Biomedical Engineering Reference
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same frequency and amplitude, but 90 phase difference (phase quadrature), to
obtain a left-circularly polarized field.
In the rotating reference frame (cf. Fig. 3.1 ) the B 1 -field is given in r-direction as
B 1 ¼ B 1 e r :
ð 3 : 25 Þ
The transverse amplitude B 1 is thus constant in terms of magnitude in the
rotating reference frame and is permanently (as long as the B 1 field is turned on)
tipping the magnetic moments away from the z-direction into the x-y-plane. This
process is not continuous (in terms of arbitrary continuous angles between the
z-axis and x-y-plane, as provided in classic mechanics) but discrete, as motivated
by quantum mechanics with two possible conditions for the proton: precession
about the z-axis ð B 1 ¼ 0 Þ or precession about an axis situated in the x-y-plane,
referred to as 'spin-up' and 'spin-down', respectively. Due to quantum mechanics,
the rotation of the magnetic moments is often referred to as the flip-angle. (A flip-
angle of 90 flips the precession of the magnetic moment, initially along the z-axis,
into the plane transverse to the static field).
Based on ( 3.9 ), a relation between the gyromagnetic ratio c and the magnetic
field strength B 1 and the resulting spin angular precessional frequency x 1 of the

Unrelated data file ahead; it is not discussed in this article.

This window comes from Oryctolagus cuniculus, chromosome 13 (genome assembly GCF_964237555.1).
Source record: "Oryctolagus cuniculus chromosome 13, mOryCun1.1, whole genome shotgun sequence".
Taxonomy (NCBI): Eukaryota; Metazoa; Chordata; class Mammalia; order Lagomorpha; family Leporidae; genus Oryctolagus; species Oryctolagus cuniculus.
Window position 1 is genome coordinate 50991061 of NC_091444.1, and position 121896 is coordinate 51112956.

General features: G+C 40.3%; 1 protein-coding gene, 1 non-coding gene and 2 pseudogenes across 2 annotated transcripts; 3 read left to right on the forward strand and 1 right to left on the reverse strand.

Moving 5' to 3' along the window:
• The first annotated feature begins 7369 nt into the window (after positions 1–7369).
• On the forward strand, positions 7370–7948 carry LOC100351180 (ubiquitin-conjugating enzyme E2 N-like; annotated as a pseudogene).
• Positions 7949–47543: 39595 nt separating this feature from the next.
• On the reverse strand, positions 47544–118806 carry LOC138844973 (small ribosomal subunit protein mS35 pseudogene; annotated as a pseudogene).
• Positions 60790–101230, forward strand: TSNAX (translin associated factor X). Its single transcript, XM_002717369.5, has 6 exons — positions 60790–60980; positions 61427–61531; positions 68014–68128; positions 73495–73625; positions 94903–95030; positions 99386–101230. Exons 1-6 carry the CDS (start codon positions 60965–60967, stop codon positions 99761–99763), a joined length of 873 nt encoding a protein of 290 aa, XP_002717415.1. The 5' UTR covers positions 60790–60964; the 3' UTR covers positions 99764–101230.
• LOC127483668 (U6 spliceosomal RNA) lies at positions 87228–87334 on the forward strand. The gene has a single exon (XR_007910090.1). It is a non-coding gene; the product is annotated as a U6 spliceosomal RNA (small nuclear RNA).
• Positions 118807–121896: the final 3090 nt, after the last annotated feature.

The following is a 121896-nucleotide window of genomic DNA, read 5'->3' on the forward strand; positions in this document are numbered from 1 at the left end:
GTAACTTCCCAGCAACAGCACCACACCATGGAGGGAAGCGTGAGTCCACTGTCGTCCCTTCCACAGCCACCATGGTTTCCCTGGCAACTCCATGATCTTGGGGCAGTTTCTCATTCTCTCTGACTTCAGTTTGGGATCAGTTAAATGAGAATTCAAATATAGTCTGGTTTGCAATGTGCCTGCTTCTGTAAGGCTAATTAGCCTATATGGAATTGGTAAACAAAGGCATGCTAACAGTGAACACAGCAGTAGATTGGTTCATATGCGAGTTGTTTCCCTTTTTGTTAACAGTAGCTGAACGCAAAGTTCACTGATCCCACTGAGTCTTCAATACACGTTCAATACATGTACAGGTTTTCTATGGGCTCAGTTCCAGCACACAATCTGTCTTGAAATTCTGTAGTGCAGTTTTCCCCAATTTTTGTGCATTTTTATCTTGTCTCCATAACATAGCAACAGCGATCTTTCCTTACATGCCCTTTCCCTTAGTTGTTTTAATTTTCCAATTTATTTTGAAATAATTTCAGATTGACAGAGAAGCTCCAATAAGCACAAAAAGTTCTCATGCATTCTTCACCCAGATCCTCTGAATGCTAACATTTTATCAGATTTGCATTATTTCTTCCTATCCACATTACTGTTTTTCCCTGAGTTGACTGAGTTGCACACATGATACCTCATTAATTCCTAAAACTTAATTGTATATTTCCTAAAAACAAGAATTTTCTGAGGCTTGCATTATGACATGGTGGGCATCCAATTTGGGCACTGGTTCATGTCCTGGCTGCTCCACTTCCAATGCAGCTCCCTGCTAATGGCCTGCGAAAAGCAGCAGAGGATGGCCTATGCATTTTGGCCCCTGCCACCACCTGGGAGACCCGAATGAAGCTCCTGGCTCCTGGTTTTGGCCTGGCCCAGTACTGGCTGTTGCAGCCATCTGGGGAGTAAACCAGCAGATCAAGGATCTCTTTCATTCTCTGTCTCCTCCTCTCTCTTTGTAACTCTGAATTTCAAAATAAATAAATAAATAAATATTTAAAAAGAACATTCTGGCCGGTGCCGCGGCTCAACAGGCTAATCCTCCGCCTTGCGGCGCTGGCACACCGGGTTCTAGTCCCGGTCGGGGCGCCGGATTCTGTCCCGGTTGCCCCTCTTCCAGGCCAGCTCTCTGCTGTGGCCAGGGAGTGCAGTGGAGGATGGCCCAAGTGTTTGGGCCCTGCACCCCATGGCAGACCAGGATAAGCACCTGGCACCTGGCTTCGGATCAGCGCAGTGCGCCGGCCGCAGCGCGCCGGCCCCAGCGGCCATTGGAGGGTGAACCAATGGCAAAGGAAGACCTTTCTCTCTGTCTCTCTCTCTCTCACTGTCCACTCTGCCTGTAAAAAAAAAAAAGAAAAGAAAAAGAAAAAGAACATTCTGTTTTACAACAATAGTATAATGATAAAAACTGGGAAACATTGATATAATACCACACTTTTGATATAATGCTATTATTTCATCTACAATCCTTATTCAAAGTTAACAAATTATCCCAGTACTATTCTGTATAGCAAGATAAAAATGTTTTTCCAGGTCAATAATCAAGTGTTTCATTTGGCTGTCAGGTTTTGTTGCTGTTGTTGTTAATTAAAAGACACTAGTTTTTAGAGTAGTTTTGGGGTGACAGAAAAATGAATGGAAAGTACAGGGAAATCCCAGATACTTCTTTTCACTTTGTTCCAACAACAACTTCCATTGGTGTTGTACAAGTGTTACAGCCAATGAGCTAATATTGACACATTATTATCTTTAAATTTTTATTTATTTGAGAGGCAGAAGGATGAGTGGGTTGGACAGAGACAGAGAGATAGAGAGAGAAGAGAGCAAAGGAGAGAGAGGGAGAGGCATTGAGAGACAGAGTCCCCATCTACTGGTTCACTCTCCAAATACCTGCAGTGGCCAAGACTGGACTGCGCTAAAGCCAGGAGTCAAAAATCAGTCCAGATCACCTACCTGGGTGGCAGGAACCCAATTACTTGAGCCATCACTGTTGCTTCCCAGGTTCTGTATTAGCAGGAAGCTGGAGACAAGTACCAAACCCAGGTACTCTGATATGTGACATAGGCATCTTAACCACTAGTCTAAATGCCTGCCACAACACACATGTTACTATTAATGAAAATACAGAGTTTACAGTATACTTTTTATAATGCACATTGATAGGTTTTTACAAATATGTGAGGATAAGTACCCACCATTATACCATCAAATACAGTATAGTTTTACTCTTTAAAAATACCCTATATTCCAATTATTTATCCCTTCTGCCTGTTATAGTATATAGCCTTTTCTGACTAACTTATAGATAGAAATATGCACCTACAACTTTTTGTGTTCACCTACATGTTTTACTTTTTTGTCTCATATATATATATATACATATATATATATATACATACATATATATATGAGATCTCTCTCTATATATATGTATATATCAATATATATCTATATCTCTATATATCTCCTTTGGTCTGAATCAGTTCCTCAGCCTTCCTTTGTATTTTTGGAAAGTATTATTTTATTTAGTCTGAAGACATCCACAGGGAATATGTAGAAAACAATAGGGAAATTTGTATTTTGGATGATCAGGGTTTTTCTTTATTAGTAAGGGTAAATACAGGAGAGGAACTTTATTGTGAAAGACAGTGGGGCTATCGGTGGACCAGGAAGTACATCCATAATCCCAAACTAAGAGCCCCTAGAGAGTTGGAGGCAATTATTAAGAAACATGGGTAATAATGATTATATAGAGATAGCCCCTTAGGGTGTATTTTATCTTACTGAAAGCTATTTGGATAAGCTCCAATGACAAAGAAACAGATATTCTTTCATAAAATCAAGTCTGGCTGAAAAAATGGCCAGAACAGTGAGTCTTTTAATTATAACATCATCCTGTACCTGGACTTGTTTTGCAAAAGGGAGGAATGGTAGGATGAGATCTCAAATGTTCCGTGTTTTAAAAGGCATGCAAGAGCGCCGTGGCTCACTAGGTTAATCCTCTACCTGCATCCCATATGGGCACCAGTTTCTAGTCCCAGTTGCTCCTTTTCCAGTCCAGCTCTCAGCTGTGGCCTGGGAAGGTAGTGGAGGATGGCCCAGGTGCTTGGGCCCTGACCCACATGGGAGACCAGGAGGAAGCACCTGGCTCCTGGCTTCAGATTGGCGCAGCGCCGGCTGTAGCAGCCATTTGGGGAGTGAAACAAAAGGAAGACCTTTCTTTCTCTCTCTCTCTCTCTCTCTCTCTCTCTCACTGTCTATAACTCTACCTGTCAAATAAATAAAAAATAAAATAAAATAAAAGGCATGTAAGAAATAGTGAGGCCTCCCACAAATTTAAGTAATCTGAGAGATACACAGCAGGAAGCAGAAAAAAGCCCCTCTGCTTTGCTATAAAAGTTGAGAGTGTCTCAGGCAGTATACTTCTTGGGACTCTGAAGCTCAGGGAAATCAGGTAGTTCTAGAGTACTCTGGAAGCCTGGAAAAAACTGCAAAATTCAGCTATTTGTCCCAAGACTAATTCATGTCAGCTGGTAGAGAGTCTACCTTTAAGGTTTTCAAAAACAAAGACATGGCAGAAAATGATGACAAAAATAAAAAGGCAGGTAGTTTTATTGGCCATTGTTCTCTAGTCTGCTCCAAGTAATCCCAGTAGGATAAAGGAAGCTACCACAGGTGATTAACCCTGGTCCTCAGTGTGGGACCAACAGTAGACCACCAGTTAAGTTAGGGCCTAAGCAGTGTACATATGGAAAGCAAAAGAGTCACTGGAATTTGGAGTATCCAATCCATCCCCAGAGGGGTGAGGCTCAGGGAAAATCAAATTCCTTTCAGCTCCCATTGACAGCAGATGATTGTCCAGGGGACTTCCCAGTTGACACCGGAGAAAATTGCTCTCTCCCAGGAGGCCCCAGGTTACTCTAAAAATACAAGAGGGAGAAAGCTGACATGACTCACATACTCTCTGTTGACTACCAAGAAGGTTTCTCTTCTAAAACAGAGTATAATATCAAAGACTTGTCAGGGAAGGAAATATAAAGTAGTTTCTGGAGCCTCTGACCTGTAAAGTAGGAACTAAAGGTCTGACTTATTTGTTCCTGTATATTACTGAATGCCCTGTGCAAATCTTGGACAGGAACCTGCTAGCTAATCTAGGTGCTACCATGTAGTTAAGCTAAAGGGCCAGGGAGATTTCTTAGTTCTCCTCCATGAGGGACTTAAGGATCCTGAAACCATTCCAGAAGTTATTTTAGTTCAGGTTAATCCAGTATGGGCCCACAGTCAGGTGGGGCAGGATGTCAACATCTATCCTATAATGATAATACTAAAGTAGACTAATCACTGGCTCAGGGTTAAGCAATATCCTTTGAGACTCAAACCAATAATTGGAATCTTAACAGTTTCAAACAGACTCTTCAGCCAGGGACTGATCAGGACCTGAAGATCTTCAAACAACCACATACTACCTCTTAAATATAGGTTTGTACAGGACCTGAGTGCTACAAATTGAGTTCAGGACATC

magnetic moments generated by the circular polarized field B 1 (assuming that no
additional field is apparent and B 1 is aligned along the rotating r-axis) around the
r-axis of the rotating reference frame can be established with
B 1 ¼ x 1
e r :
ð 3 : 26 Þ
To determine the frequency x of the rf-field required to effectively rotate the
magnetic moment into the x-y-plane, the effective magnetic field is derived.
Generally, the time derivation of the magnetic moment vector l is represented
with respect to the rotating reference frame by
l dl
dt ¼ d G l
dt þ X l
ð 3 : 27 Þ
with the relative derivation d G l = dt ; i.e. the time change of l with respect to the
rotating frame, the directional derivative X l with the angular velocity vector X
describing the spatial rotation of the orthogonal base of the rotating frame.
Together with ( 3.5 ), the following is obtained
¼ !
d G l
dt ¼ l þ l X ¼ cl B 0 þ l X cl B 0 þ 1
c X
cl B eff
with B eff : ¼ B 0 þ 1
c X :
ð 3 : 28 Þ
The 'magnetic'-term of the above vector product can be interpreted as the
''effective'' magnetic field B eff acting on the magnetic dipole moment, as observed
in the rotating reference frame.
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